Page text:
What is western blotting?

Western blotting (or immunoblotting) is a well-established biochemical technique that detects specific proteins in complex samples and has applications from basic research to the diagnosis of infectious diseases. Western blotting can be used to determine quantity, molecular weight and post-translational modifications of proteins and can therefore be a powerful tool to monitor changes in proteins, including expression and modifications.  

How does western blotting work?

Essentially, western blotting has three main elements: separate proteins in the sample by size, transfer to a solid support and visualize the target protein using primary and secondary antibodies.  

The first stage in western blotting is to separate the proteins in the sample, which is done by gel electrophoresis. The proteins can be separated by a variety of factors, including isoelectric point, molecular weight or electric charge, and this is dictated by the treatment of the sample and the nature of the gel. The most common type – termed SDS-PAGE – utilizes polyacrylamide gels and buffers loaded with sodium dodecyl sulfate, which results in denatured proteins that are separated according to molecular mass.  

The separated proteins have to be made accessible to antibody detection, and this is done by transfer from the gel onto a membrane. The proteins are most commonly transferred in a process called electroblotting, which uses an electric current to pull the proteins from the gel onto the membrane, maintaining the organization they had in the gel.  

The membrane is ‘blocked’ to prevent non-specific antibody binding, and then stained with primary antibodies specific to the target protein. Finally, a tagged secondary antibody is added that binds to the primary antibody, and the tagged antibodies can then be visualized by a variety of methods, such as immunofluorescence, enabling indirect detection of the target protein.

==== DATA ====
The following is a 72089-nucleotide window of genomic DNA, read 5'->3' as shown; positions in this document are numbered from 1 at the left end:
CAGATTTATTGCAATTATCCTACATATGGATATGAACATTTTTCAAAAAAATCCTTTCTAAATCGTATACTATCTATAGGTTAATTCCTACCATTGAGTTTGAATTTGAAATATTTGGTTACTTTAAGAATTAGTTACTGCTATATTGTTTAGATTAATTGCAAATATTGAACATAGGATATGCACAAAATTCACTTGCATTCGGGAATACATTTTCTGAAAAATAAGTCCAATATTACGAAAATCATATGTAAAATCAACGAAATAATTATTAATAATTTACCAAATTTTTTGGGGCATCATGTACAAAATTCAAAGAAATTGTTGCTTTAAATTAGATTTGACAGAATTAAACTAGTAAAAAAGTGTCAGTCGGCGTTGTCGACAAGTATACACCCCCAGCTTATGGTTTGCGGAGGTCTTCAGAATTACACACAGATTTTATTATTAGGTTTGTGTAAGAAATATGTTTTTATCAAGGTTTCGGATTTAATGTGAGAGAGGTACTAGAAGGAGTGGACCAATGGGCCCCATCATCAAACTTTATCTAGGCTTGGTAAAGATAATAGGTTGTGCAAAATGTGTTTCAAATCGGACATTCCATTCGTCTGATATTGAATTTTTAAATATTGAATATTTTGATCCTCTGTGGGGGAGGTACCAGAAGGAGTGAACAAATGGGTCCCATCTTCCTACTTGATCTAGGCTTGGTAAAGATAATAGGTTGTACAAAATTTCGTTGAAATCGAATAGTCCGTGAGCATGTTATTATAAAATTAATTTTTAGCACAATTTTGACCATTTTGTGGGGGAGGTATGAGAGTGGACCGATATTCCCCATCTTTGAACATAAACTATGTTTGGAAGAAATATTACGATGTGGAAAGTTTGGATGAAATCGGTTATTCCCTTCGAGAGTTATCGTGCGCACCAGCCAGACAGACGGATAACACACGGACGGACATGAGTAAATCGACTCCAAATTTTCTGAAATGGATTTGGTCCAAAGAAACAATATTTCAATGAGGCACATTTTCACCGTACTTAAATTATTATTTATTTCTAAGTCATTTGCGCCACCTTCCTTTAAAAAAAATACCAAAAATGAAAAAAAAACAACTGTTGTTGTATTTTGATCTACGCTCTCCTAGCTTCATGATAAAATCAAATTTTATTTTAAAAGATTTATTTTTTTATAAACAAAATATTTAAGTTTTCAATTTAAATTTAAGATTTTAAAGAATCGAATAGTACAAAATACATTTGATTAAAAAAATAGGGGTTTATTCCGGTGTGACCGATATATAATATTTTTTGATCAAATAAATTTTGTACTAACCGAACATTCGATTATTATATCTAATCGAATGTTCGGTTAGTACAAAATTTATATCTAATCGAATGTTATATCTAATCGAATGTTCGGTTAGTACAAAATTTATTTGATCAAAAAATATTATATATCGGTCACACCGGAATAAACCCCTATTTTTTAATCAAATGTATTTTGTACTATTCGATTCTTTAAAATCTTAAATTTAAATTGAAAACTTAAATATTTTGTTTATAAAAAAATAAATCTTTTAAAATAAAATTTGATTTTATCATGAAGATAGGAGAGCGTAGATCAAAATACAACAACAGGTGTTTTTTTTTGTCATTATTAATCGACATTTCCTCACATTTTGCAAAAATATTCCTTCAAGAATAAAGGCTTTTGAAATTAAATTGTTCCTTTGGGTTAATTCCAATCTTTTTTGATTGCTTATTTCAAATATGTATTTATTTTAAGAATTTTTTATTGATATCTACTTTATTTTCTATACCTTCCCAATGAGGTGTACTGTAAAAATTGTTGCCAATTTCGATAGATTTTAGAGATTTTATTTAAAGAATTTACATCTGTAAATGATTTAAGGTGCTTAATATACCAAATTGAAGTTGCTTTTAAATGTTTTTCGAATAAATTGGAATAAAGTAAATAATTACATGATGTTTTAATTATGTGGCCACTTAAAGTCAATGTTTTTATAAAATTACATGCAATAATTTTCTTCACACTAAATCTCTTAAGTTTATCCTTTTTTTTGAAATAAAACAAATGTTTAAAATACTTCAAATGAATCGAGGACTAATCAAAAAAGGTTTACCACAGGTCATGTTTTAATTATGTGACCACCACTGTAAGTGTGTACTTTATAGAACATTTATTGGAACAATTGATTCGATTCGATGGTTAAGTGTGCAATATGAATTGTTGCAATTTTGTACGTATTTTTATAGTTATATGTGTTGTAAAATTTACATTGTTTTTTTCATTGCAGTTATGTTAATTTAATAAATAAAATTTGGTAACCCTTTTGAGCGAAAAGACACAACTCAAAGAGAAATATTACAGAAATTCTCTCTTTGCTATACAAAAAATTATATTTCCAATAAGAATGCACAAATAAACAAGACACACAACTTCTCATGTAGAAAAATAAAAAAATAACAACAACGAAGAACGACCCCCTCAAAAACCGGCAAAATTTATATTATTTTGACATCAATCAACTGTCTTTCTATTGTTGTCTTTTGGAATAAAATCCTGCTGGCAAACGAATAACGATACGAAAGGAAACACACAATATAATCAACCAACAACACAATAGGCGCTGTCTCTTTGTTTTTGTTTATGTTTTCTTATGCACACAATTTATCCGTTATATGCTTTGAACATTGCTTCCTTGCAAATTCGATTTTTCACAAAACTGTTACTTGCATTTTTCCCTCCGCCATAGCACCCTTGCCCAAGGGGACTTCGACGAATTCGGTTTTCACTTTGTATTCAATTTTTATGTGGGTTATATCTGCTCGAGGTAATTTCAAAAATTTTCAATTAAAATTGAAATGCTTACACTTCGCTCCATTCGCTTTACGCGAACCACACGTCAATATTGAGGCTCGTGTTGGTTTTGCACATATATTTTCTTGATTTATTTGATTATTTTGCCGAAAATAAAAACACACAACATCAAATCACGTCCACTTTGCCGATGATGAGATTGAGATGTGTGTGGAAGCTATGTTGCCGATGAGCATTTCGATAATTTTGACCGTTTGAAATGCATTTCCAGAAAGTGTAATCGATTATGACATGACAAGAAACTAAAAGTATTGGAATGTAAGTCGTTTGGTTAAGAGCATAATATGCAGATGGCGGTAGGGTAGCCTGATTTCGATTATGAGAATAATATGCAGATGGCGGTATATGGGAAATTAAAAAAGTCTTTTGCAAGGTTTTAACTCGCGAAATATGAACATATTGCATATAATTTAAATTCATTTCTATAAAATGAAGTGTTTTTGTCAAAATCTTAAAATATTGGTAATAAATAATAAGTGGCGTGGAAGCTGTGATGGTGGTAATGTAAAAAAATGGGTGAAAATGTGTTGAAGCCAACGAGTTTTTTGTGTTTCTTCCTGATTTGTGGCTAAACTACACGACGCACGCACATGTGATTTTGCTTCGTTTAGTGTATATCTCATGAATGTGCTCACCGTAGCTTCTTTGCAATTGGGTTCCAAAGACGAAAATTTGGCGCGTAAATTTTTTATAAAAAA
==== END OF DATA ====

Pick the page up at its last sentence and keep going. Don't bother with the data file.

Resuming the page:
The history of western blotting

Invented in 1979, 2019 saw western blotting’s 40th birthday, a milestone that was celebrated by many across the world, including BioTechniques. The name western blot is a play on the Southern blot, a technique used for the detection of DNA.  


western blotting in focusIn Focus: Western blotting

Western blotting forms the bedrock of many protein studies, with the technique cited in 9% of all protein related papers. The technique had its 40th birthday in 2019, an event that was widely celebrated in the life sciences.

Western blotting: 40 years on

With the well-known technique reaching a big birthday milestone, is the western blot still going strong, or has it reached a midlife crisis?

Western blot feature

Celebrating the Western blot

Western blotting has, despite the initial unclear potential and its limitations, matured into an essential biochemical technique.


South, north, east and west-ern: the story of how the western blot came into being

The western blot may appear to be just another staple lab technique. However, there are some stories surrounding its invention that are definitely worth knowing.